Friday, June 11, 2010

A Beginnger's Guide to Paranormal Covers

This week I decided to do a paranormal romance book display in the window of Otter Creek Used Books. Since it's a relatively new sub genre, paranormal romance has been shelved in Fantasy and Romance, so for the window display I had to comb through the store looking for anything that would fit the bill.

Sound impossible? It was actually a lot easier than I thought. It seems that there's some unspoken agreement between publishers to design paranormal covers in a very limited color wheel involving black, white, blue, and purple.

So for the novice, here's a tongue-in-cheek, somewhat accurate, easy way to pick them out on the shelves:

1. Vampire Paranormal: It should hardly come as a surprise to learn that most vampire books involve a lot of black (because vamps are, like, dark-hearted and can only come out when it's dark outside) and red (blood! They drink it!).

2. Werewolf Paranormal: I've noticed that a lot of werewolf covers are blue. Maybe it's because of the emphasis on the night sky, full moon, and whatnot. Of course if there's a wolf in the foreground and a beefy guy's bedroom eyes overlaid over a full moon in the background, that's also a dead giveaway.Please note the continued use of red as an accent color (blood! Werewolves want it, too!).

3. Faerie Paranormal: As if to emphasize the more feminine, sparkly, glittery aspect of faeries, these covers tend to be purple. And pretty.

4. Young Adult Paranormal: Paranormal targeted at young adults often features a closeup of a beautiful, pale teen girl, or a part of her anatomy. I think it's safe to say that Twilight kicked off this trend with its closeup of a girl's hands (see above). The emphasis on female anatomy and extremely white skin frankly weirds me out. Just saying.

All The Rest: Yes, there's also paranormal books involving witches and angels. When in doubt, look for a bad ass woman on the cover dressed in tight black leather/ corset/knee-high boots, her hip jutting out and her hair flowing.

3 comments:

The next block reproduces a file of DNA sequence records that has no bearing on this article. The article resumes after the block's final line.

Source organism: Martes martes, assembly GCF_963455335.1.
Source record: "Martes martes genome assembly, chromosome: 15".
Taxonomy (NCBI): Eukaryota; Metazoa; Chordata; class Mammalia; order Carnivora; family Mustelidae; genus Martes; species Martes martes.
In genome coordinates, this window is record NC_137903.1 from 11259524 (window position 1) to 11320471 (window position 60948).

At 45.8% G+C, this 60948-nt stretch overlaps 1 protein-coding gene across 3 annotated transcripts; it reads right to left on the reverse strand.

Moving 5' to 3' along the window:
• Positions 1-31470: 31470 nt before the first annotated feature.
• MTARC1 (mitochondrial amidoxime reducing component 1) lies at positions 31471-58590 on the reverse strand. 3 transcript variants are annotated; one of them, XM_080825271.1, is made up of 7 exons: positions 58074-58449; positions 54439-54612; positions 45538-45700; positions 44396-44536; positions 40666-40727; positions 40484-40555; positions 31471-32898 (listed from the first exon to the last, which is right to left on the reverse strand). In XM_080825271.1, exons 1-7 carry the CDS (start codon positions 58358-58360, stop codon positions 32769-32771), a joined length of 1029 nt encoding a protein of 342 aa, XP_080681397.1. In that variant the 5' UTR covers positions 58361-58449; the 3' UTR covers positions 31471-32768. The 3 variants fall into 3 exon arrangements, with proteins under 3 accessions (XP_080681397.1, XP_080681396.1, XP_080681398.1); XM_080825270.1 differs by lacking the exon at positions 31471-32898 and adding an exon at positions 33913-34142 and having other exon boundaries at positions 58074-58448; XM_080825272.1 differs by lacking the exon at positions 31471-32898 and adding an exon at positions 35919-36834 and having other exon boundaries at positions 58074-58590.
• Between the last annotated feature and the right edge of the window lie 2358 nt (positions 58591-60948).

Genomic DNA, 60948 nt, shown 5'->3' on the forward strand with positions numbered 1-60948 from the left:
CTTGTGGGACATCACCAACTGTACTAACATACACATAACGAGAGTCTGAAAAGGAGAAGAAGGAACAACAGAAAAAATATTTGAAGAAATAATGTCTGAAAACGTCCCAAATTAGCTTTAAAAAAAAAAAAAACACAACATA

1. Sometimes I go to the movies with a friend, and the day invariably ends with a trip through the bookstore. We began an impromptu game of pointing out all the urban fantasy/paranormal books on the scfi/fantasy shelf. Additionally, if there is a woman with a tramp stamp (is there a less offenisve name for that?), is standing and looking over her shoulder, or is baring her navel to the world. I find the ones with men on the covers are either male protags or much more heavily romance than fantasy.

    I have to say though, I am okay with the dark colors if, like Seanan McGuire's, the female lead is covered up. I've seen too many where the cover lady is wering a corset, thin tank top, or mini dresses with heels (how do you run from whatever wants you dead in heels?!).

    Also, seeing your Twitter feed on the right: it's great you found a fellow writer in the same building. It really helps me sometimes to write with someone else (not writing prompts, just in the same room, working on our own stuff). All of my writer friends live in town though, half hour drive or an hour or more on the bus. :(

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  2. I agree with you about the covers. I don't mind the colors--I do find them humorous but they also make urban fantasy/paranormal easy to identify. What I do mind are the women in sexy clothes who, like you said, are not equipped to run from a small child, let alone a demon.

    Seanan McGuire's cover for Rosemary and Rue (see post) is much better. The girl looks basass in a believable, tough, yet still feminine way.

    Yeah, it's great having someone in town who writes--and writes about the fae, too! Having writing friends is so important. Sorry yours are a bit far away : (

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  3. Rosemary and Rue is also nice in that the blue and orange contrast is striking, but definitely because Toby (the MC on the cover) is and looks badass.

    I'm not so happy that Charlaine Harris' books received new covers, much more typical vamp/paranormal romance in terms of coloring and style. The illustrated covers seem much more memorable.

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